When many people hear the word ‘haiku’, their immediate response is, ‘That’s a Japanese poem written in seventeen syllables – 5-7-5’. While it’s true that traditional Japanese haiku is written in this form, haiku in English, because of the very nature of the English language, doesn’t conform to the 5-7-5 pattern.
This year for the first time Queensland Poetry Festival and Brisbane Botanic Gardens Mt Coot-tha invited poets and poetry lovers to an informal reading of haiku and other Japanese verse forms in the the Japanese Garden.
On Saturday 19 August, a lovely spring-like morning, 20 or so people gathered for the readings.
The morning opened with a dedication and reading of the work of Barry Dangerfield, a former curator and significant force behind the gardens as they are today, who passed away late last year.
A strong selection of Brisbane writers including Duncan Richardson, Katherine Samuelowicz, Jeff Harpeng, Ross Clark, Rowan Donovan, Graham Nunn and Ynes Sanz read from their own and others’ work.
The highlight of the event for organisers was hearing from a number of people who responded to the invitation to compose a haiku during the morning, especially since some of them had never before written a haiku or read in public!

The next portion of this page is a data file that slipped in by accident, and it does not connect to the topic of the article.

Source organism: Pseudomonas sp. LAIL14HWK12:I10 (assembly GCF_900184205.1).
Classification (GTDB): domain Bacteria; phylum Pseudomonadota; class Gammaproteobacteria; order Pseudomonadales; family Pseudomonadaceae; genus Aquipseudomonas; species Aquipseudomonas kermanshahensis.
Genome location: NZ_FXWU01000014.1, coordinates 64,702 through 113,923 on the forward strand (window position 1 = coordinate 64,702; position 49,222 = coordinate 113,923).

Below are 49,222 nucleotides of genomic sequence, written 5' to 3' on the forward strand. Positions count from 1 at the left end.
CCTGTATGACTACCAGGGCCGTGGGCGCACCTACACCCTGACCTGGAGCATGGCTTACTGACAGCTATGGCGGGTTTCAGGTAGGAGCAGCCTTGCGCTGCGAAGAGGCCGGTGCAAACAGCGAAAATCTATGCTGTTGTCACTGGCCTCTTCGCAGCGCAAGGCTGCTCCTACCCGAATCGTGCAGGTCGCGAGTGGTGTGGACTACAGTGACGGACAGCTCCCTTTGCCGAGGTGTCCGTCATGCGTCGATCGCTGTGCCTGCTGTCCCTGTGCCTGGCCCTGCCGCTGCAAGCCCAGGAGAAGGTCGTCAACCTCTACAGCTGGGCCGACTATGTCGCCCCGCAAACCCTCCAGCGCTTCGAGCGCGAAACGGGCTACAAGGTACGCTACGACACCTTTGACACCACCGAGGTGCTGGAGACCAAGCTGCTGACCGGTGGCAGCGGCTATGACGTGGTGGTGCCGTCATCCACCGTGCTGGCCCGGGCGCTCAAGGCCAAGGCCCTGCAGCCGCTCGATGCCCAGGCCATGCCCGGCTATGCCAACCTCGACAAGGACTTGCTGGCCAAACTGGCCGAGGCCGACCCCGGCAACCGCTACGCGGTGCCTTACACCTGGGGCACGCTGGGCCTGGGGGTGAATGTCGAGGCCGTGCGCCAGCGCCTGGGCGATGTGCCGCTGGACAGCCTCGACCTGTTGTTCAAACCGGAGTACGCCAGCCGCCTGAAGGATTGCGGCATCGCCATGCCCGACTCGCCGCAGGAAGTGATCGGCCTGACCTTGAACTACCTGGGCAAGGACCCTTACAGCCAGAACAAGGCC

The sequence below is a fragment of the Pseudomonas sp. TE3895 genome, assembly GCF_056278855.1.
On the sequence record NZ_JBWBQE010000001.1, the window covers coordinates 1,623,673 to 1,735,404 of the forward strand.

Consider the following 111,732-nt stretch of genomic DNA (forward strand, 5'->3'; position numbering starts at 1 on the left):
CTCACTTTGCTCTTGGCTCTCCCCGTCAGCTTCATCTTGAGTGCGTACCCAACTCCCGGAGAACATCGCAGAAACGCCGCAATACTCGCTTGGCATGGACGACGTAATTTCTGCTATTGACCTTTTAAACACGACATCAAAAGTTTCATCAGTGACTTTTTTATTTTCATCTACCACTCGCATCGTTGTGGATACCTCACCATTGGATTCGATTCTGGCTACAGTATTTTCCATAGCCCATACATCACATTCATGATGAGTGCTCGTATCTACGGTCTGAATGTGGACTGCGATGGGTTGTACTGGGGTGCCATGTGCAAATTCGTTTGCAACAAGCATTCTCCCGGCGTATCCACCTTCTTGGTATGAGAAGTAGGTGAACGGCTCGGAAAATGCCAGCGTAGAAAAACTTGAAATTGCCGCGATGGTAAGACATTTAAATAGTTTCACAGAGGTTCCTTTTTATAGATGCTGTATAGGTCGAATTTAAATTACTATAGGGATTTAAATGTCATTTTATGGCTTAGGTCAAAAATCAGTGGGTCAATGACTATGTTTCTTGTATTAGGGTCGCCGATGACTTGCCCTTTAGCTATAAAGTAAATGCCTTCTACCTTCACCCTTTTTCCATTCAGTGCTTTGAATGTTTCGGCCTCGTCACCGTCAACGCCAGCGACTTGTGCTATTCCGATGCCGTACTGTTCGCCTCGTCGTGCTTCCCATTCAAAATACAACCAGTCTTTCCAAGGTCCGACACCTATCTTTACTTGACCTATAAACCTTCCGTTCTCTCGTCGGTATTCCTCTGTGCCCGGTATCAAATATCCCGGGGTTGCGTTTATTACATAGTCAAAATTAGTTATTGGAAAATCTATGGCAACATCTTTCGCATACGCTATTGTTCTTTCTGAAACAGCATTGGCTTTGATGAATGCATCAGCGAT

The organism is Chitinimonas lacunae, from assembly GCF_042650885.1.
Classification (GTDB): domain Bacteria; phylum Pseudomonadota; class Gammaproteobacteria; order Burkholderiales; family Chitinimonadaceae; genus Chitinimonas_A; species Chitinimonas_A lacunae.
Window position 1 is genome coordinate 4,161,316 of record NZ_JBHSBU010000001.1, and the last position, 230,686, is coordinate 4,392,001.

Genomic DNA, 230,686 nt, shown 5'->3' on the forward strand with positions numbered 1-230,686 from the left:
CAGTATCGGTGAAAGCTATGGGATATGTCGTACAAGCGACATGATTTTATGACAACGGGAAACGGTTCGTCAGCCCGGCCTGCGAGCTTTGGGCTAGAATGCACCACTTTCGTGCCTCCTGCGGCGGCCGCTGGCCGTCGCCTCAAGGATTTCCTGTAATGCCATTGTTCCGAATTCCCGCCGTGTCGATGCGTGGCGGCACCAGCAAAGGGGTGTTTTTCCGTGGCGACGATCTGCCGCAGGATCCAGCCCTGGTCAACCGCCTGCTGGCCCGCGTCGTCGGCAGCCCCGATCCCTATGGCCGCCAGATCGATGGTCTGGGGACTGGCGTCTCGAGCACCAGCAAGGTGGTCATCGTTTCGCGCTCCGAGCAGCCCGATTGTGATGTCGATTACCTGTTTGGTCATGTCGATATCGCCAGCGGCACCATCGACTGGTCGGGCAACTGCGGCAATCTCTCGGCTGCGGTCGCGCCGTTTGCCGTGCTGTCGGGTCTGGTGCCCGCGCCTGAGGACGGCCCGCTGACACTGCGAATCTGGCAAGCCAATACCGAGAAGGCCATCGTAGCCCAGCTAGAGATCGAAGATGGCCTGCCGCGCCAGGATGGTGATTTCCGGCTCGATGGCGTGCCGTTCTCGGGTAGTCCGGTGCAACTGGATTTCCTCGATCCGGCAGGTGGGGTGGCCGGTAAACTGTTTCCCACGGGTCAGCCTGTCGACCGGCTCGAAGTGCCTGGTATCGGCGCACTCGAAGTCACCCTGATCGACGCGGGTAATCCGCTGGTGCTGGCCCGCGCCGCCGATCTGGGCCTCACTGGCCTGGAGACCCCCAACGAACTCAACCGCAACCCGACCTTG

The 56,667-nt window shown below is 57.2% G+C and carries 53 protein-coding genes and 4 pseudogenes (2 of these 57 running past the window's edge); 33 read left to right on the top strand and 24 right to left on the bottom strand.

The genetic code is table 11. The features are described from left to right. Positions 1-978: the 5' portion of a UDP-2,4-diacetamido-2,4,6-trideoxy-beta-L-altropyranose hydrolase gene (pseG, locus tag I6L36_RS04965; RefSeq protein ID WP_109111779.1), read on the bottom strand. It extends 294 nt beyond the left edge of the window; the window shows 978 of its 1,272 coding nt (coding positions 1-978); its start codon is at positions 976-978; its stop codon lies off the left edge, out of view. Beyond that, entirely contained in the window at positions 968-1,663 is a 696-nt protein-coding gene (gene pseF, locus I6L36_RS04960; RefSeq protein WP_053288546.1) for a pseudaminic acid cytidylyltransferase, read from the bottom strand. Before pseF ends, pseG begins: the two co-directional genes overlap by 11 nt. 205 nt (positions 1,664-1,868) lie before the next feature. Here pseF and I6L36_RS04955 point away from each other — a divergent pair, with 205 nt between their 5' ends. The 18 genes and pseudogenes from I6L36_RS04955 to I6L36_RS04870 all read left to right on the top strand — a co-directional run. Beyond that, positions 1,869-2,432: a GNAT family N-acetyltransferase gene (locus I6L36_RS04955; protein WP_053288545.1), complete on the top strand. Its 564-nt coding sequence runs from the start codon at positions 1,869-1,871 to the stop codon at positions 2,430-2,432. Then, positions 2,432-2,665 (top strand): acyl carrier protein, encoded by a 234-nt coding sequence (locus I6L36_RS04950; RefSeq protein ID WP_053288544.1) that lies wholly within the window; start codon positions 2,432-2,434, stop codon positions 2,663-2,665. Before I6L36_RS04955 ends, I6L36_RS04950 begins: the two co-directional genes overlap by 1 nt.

Those who were there enjoyed the opportunity to listen and read in such a peaceful and fitting setting and supported the idea of building from this somewhat tentative beginning in future years.
The paper wasp poets continued to meet during 2006 to greet old friends and new faces at Avid Reader bookshop in Brisbane’s, West End, to workshop and generally encourage each other.
2006 has been a productive year so far for paper wasp and for individual members:
This information is provided as an alerting service to members and visitors. The Australian Haiku Society accepts no responsibility for the accuracy of this information and entrants are advised to check the details directly with the various organisations before submitting their work.